Chiral modifications of GR

Related to the chiral miracle there is another miracle. While the first one is certainly known to differential geometers specialising in Einstein manifolds, the second one is almost completely unknown to the community. It is the fact that the four-dimensional Einstein condition can be non-trivially deformed in a chiral way.

It is well-known that GR can be modified, the simplest example of such a modification being the R^2 gravity, of relevance e.g. as a good model of inflation. This model is equivalent to GR coupled to an additional scalar field, and so propagates not just the two polarisations of the graviton as in GR, but also a scalar. One can consider more involved modifications of the GR Lagrangian with higher powers of the curvature added. One can quickly convince oneself that because of the higher derivatives present in these modified Lagrangians they all propagate more degrees of freedom (DOF) than GR. And if one insists that the action leads to second order field equations then GR is the unique theory, at least in four dimensions. It thus seems impossible to modify GR without adding extra propagating DOF to it. This is the content of several GR uniqueness theorems available in the literature.

It then comes as a shock that it is possible to modify GR without adding extra DOF if one starts from one of its chiral descriptions. One of the simplest descriptions of these chiral modified gravity theories is in the framework of the so-called connection formulation:  K Krasnov Gravity as a diffeomorphism invariant gauge theory. The resulting chiral modified gravity theories continue to have second order field equations. A non-linear count of the number of degrees of freedom by the Hamiltonian analysis shows that they have the same number of propagating degrees of freedom as GR – two propagating polarisation of the graviton. And, as it turns out, there is an infinite-parametric class of such chiral modified gravity theories, in which GR is just a special member.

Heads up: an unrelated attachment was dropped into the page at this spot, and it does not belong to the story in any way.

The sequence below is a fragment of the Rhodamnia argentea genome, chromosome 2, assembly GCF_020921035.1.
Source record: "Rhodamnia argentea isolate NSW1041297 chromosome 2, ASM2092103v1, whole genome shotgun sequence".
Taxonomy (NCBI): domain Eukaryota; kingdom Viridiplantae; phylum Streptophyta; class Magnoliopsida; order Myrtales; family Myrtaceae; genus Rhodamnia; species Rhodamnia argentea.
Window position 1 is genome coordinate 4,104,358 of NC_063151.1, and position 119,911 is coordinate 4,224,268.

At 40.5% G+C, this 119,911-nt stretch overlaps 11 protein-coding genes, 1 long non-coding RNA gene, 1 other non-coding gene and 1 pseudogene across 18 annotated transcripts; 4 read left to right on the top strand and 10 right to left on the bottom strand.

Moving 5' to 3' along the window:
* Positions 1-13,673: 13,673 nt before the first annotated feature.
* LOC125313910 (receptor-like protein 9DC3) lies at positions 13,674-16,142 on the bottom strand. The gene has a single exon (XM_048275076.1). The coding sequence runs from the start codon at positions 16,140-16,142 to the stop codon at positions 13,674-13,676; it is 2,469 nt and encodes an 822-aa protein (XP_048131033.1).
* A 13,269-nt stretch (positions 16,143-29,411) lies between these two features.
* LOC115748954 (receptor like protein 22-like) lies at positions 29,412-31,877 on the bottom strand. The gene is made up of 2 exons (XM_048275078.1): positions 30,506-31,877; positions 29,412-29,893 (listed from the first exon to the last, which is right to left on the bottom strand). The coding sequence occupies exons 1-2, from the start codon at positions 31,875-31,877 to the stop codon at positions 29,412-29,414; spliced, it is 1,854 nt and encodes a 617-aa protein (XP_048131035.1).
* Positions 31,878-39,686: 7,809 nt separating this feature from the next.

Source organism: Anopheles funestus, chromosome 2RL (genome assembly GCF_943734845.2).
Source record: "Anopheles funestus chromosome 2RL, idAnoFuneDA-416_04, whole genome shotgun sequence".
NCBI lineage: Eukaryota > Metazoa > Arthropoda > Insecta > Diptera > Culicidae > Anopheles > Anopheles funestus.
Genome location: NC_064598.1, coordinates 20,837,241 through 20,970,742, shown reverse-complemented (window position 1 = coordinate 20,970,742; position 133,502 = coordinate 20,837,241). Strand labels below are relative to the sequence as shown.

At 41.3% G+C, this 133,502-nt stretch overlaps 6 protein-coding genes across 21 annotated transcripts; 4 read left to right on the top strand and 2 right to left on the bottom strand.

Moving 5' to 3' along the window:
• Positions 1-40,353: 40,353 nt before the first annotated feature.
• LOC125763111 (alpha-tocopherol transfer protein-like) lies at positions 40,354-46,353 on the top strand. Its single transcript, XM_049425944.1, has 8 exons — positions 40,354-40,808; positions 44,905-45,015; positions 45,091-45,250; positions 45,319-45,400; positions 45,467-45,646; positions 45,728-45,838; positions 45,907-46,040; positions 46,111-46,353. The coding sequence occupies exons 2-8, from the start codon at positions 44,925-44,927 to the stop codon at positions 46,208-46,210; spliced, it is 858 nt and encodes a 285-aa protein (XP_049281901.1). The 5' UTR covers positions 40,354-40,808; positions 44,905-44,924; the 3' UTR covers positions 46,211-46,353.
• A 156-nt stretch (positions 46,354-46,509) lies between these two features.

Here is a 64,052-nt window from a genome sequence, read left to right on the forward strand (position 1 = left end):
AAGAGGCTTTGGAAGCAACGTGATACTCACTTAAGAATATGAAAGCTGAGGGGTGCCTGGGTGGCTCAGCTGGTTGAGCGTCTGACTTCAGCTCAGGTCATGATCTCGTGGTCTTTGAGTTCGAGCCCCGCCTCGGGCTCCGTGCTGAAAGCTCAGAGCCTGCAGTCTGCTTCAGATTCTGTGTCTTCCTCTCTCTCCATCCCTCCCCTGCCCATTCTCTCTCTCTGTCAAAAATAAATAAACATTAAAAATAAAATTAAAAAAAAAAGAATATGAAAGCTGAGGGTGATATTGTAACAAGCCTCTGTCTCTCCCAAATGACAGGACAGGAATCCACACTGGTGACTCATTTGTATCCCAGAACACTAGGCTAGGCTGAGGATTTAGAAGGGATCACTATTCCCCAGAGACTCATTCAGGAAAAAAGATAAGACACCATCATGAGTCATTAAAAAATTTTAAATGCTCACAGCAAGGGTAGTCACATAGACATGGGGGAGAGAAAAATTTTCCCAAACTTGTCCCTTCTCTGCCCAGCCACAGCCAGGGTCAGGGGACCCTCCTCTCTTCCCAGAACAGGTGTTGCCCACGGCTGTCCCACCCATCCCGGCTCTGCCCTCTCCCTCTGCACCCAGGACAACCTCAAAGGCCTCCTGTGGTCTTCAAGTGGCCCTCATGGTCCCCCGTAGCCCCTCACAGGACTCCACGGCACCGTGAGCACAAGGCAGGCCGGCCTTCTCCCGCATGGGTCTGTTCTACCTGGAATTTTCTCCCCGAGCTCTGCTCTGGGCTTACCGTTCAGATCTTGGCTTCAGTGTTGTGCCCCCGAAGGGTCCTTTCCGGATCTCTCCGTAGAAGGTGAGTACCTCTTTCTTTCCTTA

Once GR gets embedded into an infinitely large class of gravity theories all with similar properties, one is forced to ask the questions: What makes GR unique as compared to all other theories? Why is the real world described by GR? Is the real world indeed described by GR, or may be this is only an approximate truth? To put it differently, the very fact that these chiral modified gravity theories exist, makes one obliged to understand them.